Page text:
If it does, CD Universe will be joining a crowded marketplace that includes the largest online retailer, Amazon.com Inc., the largest retail chain, Wal-Mart Stores Inc., and a host of e-retailers, including RealNetworks and Napster.
Apple’s weak spot
All these merchants have their eyes on Apple’s dominant market position and many are going after what they deem a weakness in Apple: the DRM, or digital rights management, technology that limits what consumers can do with the music they download from iTunes. ITunes playlists can be copied to a CD only up to seven times. ITunes music tracks can only be added to iPod portable music players and transferred to a maximum of five computers simultaneously.
Amazon last year launched an Amazon MP3 store which now offers more than 5 million DRM-free tracks that can be downloaded to portable music players, often called MP3 players. Consumers can play the songs on just about any MP3 player or computer-including Apple’s iPods and iPhones-and can copy and share music without restrictions.
“We felt it was very important to offer a DRM-free format,” says Sam Heyworth, group product manager for Amazon MP3. “When we made the decision to launch the store we wanted to offer a convenient and easy-to-use experience.” Amazon has moved into second place in digital music behind iTunes, but it’s a distant No. 2 with less than 10% market share, according to NPD, which does not release detailed estimates.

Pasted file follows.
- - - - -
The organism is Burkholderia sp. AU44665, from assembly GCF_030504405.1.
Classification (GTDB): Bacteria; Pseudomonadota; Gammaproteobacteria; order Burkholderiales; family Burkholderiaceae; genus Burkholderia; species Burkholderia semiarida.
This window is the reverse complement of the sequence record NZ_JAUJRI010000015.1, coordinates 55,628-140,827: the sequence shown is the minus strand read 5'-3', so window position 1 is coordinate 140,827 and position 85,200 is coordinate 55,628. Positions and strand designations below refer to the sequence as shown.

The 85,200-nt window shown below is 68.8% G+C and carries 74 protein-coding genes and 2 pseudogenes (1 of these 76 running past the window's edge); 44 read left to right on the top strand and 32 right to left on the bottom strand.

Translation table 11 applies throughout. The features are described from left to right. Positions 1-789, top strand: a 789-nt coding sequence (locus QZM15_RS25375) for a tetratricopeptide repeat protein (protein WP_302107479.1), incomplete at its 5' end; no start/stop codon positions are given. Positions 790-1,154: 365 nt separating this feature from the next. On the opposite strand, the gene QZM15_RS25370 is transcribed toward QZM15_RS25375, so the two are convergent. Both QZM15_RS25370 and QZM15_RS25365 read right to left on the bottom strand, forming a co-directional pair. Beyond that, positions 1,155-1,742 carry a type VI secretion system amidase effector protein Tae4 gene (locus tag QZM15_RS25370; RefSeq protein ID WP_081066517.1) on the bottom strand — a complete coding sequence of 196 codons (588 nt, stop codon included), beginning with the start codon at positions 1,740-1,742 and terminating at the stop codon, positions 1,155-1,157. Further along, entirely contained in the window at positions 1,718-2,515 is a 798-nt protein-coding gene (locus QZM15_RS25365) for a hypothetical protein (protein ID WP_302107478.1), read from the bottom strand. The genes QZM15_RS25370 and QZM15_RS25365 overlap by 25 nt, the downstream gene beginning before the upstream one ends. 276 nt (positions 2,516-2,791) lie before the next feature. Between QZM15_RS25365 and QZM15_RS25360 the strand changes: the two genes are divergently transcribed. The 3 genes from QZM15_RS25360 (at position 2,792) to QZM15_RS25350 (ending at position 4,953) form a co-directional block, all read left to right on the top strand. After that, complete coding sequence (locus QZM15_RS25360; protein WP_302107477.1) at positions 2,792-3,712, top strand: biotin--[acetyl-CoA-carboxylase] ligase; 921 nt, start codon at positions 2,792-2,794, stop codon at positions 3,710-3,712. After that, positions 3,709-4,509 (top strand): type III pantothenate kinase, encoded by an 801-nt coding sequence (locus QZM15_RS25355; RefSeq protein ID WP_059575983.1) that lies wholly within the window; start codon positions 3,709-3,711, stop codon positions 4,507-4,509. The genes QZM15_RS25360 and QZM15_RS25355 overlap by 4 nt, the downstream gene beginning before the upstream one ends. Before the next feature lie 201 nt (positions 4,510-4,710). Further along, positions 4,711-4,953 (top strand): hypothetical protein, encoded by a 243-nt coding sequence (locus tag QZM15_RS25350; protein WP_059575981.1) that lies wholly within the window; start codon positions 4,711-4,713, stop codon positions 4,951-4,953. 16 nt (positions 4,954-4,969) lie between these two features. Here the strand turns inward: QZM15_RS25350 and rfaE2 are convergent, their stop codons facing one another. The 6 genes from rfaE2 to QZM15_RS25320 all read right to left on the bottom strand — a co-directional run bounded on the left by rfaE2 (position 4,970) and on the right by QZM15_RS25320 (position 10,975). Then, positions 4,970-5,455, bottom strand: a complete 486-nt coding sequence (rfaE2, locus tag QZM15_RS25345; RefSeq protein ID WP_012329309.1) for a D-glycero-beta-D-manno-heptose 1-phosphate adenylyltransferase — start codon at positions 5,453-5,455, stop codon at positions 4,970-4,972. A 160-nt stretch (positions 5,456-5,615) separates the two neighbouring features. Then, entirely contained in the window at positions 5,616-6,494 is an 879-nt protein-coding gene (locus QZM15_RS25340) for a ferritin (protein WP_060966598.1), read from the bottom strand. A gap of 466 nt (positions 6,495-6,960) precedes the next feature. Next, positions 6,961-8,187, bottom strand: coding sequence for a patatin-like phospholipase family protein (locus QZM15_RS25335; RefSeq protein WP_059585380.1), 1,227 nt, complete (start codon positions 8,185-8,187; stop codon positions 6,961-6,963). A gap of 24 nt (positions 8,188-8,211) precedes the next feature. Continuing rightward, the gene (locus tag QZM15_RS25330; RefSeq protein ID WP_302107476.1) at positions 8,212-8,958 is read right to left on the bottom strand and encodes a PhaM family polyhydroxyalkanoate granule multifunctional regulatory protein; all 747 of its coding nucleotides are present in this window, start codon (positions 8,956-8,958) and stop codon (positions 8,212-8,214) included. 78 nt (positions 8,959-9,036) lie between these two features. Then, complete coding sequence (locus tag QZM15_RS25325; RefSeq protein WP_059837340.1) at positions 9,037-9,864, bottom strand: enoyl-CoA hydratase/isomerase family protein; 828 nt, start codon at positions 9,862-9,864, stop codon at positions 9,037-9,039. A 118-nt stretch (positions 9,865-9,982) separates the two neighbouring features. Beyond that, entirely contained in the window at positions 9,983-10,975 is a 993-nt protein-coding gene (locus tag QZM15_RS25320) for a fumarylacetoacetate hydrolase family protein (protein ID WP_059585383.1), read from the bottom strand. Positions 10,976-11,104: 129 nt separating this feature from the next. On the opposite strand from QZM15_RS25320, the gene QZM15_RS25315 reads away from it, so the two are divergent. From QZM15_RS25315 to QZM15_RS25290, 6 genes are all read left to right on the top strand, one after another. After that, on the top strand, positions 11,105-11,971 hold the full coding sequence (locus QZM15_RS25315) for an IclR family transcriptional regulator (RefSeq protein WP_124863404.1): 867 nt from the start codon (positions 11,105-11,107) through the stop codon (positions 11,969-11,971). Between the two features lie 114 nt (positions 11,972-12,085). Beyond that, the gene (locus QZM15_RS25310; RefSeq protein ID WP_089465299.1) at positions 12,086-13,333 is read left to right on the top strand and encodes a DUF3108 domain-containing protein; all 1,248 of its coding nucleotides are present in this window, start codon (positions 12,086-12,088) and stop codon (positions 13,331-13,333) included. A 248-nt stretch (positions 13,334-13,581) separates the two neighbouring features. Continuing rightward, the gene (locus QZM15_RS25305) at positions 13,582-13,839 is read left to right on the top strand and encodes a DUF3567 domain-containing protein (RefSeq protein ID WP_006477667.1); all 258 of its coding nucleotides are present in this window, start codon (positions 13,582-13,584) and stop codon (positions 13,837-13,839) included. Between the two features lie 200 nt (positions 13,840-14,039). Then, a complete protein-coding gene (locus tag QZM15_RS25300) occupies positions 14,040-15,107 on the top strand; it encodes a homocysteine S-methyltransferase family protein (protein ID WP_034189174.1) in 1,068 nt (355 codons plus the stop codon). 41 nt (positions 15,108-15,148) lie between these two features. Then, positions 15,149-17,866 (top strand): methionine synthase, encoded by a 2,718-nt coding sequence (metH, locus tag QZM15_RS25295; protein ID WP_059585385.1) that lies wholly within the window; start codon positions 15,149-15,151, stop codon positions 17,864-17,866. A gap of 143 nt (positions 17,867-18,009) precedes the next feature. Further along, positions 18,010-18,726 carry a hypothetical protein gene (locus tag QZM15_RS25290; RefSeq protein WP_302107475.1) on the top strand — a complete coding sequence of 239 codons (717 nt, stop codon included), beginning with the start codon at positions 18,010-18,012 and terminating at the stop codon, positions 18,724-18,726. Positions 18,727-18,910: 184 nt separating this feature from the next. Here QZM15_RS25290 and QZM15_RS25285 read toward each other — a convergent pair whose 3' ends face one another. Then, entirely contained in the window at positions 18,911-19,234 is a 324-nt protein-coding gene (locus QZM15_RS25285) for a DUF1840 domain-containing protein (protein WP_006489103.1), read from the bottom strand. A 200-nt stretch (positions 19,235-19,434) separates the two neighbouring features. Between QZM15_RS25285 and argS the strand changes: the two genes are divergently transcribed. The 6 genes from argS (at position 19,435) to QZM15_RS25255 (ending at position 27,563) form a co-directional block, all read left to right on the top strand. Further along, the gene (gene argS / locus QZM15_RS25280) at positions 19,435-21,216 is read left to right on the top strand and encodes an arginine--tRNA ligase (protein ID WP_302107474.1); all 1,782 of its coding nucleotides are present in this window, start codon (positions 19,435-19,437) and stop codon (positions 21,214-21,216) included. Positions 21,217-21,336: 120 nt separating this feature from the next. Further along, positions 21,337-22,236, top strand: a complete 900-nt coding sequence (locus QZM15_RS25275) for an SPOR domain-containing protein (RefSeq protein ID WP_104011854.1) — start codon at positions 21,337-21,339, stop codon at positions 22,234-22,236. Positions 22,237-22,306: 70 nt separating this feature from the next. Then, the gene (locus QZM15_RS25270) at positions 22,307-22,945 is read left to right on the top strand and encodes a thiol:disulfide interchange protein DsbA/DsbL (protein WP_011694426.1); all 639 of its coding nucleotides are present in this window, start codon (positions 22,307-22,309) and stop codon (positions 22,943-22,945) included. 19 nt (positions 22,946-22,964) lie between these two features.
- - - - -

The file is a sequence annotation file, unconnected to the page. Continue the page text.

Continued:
Wal-Mart also entered the music download arena last year, with the launch of a web store selling DRM-free music. In May, Napster, which was purchased by Best Buy Co. last month, followed suit with its online store that offers more than 6 million tracks sans DRM.
Rhapsody, RealNetworks’ digital music service, partnered this summer with MTV Networks and Verizon Wireless to extend access to digital tunes by expanding DRM-free music selections, offering full-length song samples and purchase options on social networking sites, and integrating with mobile phones. The “Music Without Limits” Rhapsody service offers more than 5 million songs.